Everyone makes fun of Signs because it depicts an alien invasion that is thwarted because the aliens die if they touch water. But that’s not the issue. It’s not their fault that water is like acid to them, but it is their fault that they showed up naked. You have intergalactic starships, but you don’t have goddamned pants?

Heh.  That article gets a few things wrong, but mostly involving nerdy nitpicks (for instance, E.T. was not getting sick because of Earth diseases).  Overall the article is right on target pointing out the logical mistakes most movies in this genre make.

[Posted and authored by Aaron Worthing.]

Liberals Suddenly Notice That Regulation Can Strangle Otherwise Legitimate Business

Filed under: General — Aaron Worthing @ 9:22 am

[Guest post by Aaron Worthing; if you have tips, please send them here.]

One of the big stories in my state this morning is that the Virginia Assembly just passed a law stating that doctor’s offices where abortions are regularly performed would be considered to be hospitals, and subject to the same regulatory requirements.  You have to think that this was either, prompted by or capitalizing on Kermit Gosnell scandal that rocked Philadelphia not too long ago.  Now a lot of you know I work for a health care provider, but bluntly I don’t work for hospitals and therefore I am not terribly familiar with their regulatory requirements, except to know that Virginia is on the lower end of regulatory control—especially compared to its neighbor, the People’s Republic of Maryland.  Still you can read the regulations that apply to hospitals, here.  I haven’t read every word, but most of it strikes me as non-controversial, requiring hallways to be sufficiently wide for safety purposes, requiring certain protocols for the sterilization of equipment, and so on.  And it is not a given that the regulations will be exactly as harsh as it is for hospitals.  Libertarian types might object to much of it and I myself have gone on record generally preferring a liability approach to regulation—that is, making sure that they pay when something goes wrong, instead of big government dictating every detail of your practices.  But the critical issue is, is whether there is a reason why abortion should not be subject to the same regulation.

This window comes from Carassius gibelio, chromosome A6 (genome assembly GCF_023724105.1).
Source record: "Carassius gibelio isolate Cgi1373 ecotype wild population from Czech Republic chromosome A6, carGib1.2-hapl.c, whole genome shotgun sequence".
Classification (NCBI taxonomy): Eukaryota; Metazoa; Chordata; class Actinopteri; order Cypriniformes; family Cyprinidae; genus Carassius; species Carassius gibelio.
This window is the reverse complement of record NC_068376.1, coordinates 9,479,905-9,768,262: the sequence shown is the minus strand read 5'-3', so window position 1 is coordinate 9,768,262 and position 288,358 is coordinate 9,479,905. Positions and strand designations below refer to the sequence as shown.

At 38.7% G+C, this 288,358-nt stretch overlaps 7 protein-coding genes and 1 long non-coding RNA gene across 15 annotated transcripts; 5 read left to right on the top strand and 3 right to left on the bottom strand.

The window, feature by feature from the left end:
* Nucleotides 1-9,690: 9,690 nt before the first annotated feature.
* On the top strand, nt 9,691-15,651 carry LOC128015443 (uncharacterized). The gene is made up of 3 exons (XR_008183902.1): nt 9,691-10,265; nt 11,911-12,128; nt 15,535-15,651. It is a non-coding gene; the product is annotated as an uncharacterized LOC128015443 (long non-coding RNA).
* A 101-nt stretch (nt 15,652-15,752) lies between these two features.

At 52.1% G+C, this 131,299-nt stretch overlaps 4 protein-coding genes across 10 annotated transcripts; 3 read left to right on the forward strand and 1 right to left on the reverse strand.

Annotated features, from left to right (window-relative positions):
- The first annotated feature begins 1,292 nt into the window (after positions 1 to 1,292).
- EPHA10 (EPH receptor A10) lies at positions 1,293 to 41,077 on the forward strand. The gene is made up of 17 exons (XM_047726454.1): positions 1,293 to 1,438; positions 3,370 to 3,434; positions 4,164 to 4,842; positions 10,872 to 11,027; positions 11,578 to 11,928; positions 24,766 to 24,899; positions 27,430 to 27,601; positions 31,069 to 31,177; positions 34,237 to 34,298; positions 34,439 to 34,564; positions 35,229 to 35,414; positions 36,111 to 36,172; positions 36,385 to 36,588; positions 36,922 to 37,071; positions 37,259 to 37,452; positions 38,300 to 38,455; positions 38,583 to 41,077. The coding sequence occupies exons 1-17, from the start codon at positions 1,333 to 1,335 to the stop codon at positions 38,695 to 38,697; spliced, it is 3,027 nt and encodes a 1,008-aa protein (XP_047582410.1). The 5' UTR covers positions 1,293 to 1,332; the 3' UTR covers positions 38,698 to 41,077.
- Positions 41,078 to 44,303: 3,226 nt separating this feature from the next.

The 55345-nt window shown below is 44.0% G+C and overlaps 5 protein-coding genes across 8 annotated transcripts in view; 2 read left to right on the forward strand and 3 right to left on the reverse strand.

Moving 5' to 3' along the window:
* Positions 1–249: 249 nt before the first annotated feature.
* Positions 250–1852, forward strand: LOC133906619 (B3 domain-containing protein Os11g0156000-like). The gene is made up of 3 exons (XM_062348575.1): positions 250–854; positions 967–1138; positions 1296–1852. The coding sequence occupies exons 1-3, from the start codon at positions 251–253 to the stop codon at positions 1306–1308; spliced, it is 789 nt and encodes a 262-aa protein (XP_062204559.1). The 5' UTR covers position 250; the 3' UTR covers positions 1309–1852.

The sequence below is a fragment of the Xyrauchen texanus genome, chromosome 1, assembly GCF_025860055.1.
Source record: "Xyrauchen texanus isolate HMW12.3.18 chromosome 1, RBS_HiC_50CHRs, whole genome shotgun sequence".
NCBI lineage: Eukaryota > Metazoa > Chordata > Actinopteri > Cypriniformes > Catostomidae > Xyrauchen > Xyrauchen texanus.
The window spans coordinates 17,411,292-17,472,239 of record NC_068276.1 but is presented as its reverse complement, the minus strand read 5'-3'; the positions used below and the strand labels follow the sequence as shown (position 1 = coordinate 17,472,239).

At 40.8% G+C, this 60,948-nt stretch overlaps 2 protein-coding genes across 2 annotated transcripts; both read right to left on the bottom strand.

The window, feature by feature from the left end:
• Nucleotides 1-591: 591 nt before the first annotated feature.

For instance, take this regulation on sterilization:

12VAC5-410-250. Sterile supply service.

A. Each hospital shall operate a sterile supply service or provide for the processing, sterilizing, storing, and dispensing of clean and sterile supplies and equipment.

B. Facilities shall be provided for the cleaning, preparation, sterilizing, aeration, storage and dispensing of supplies and equipment for patient care.

C. Areas for the processing of clean and soiled supplies and equipment shall be separated by physical barriers.

D. Written procedures shall be established subject to the approval of the Infection Control Committee for all sterile supply service functions including:

1. Procedures for all sterilizing and for the disposal of wastes and contaminated supplies; and

2. Procedures for the safety of personnel and patients.

So they aren’t really giving them a blow-by-blow on what to do, but instead they are mostly just saying, “come up with procedures.”  And, um, shouldn’t they be doing that anyway? And if you are libertarian enough to find that objectionable, then that objection applies to the entire regulatory scheme, and not just in its application to abortion clinics.